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Dealing with State Farm

“Every shop in this country deals with State Farm, and they all understand that SF can, if it wants, put them out of business. In many markets, it will be a ‘take it or leave it’ situation,” says a shop owner about SF’s revised contract for its direct-repair shops. “I depend on SF insureds and claimants about 50 percent of the time. I, like every other shop owner, have some hard choices to make.”

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When SF recently revised its DRP contract – requiring shops to return the vehicle to pre-accident condition, to consider the use of aftermarket (A/M) or used parts and to agree to indemnify SF in the event of a lawsuit based on willful misconduct, negligent acts or omissions – a lot of shop owners got nervous. Are they becoming scapegoats? Are shops now assuming complete liability, including loss of market value, for the insurance giant?

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Granted, all shops accept liability for the work they perform, but the contention here is that SF not only wants to dictate how DRP shops repair a vehicle, but also wants to pawn off responsibility for that repair.

“State Farm does not fix cars. State Farm pays to fix cars,” said Robert Shultz, State Farm’s lead attorney at the insurer’s appeal of the $1.2 billion class-action verdict regarding the insurer’s use of A/M crash parts. Though the judges hearing the appeal didn’t buy it – SF’s policy with its insureds guarantees their vehicles will be repaired to pre-accident condition and the insurer’s advocacy of non-OEM crash parts made this guarantee impossible – Shultz’s argument revealed what many consider a new SF strategy: Blame the collision repairer.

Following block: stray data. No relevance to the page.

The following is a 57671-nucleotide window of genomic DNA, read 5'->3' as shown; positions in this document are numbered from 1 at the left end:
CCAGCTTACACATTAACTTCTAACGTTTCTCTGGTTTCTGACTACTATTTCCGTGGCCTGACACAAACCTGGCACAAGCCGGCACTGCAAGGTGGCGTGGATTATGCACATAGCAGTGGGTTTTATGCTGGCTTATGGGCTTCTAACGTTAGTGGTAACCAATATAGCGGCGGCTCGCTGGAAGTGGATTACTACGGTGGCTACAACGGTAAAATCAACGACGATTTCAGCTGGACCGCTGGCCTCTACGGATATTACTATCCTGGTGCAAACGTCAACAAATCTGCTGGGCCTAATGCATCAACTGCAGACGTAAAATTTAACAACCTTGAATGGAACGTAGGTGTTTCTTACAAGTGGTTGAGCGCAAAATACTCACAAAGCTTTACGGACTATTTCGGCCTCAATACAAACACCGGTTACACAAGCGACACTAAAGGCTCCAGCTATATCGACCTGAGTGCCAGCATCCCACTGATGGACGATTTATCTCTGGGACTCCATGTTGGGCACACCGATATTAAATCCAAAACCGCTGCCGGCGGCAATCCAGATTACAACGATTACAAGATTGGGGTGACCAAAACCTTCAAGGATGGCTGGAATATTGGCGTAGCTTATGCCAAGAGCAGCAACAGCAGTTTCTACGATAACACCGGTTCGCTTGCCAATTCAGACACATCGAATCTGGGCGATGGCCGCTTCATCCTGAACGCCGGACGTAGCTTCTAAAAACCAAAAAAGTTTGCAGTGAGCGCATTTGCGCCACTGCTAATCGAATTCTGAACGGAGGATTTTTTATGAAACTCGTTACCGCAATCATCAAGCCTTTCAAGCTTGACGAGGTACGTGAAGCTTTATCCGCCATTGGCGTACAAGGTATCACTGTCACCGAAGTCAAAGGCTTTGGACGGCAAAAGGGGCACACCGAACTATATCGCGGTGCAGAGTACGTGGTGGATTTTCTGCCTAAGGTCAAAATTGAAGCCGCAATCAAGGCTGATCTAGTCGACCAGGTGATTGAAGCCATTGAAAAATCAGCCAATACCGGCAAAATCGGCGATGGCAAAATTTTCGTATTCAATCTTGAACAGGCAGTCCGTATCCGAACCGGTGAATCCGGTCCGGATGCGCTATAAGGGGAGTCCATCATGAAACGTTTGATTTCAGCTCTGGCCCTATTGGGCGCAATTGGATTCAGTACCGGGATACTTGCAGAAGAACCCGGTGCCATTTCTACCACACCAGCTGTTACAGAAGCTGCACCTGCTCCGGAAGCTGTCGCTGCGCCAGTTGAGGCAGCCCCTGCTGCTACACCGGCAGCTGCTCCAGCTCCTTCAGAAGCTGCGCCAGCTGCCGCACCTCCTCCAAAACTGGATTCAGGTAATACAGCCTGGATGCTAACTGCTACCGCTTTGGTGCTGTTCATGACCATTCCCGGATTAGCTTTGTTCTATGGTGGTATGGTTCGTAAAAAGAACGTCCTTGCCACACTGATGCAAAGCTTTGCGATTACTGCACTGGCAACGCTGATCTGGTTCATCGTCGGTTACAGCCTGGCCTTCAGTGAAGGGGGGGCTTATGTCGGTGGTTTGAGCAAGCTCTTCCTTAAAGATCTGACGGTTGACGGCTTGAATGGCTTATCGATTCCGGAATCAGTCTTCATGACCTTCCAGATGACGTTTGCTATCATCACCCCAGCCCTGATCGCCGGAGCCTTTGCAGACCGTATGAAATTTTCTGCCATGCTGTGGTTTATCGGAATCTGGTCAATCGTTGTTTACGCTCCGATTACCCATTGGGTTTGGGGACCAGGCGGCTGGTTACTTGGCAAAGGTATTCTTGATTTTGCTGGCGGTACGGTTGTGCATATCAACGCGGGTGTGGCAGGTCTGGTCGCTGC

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Were Shultz’s comments an omen? Are SF’s DRP contract revisions all part of this new strategy?

Granted, SF isn’t the first insurer to include the “pre-loss” and “indemnifying the insurer” provisions in its DRP contracts. Other insurers – such as USAA – already have such provisions. But based on SF’s history of dictating repairs – along with what could be interpreted as a “blame the repairers” mentality – the provisions seem scarier in a SF contract. But do the changes really change anything?

“If an insurer got sued on the basis of an inadequate repair because a customer says the repair diminished the value of the auto, then the insurer might well point to the body shop and contend the shop hadn’t repaired the vehicle to its ‘pre-loss condition.’ But what’s new about that?” says Susan Martin, the attorney who wrote “Pointing Fingers” on pg. 26, which addresses DRP contracts and liability. “Any time you have a contract between essentially a consumer and two parties to provide a service or product, each will be blaming the other in the event of product failure. When a shop signs one of these agreements, it’s always put in the potential position of becoming embroiled in any complaint the policyholder makes against the insurer.”

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What makes State Farm different is that it’s the country’s largest insurer. “The more people involved, the more people get sued,” says Martin. “Proving the suit – showing a vehicle could be repaired to pre-loss condition – would be a matter for trial. I’d advise a client who’s considering a DRP to think twice about saying it can repair a car to pre-loss condition.”

So what are your options? “You play in their ballpark, you play by their rules,” says Martin, who advises reading the contract carefully and not signing unless you’re willing to accept the responsibility – and liability – that comes with it.

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But that still may not be enough. “Alas,” says Martin, “there are always two sides – or more – to everything.”

Or, as a wise shop owner told me, “Liability can be found wherever an attorney chooses to look.”


Editor Georgina Kajganic can be reached by e-mail at [email protected]

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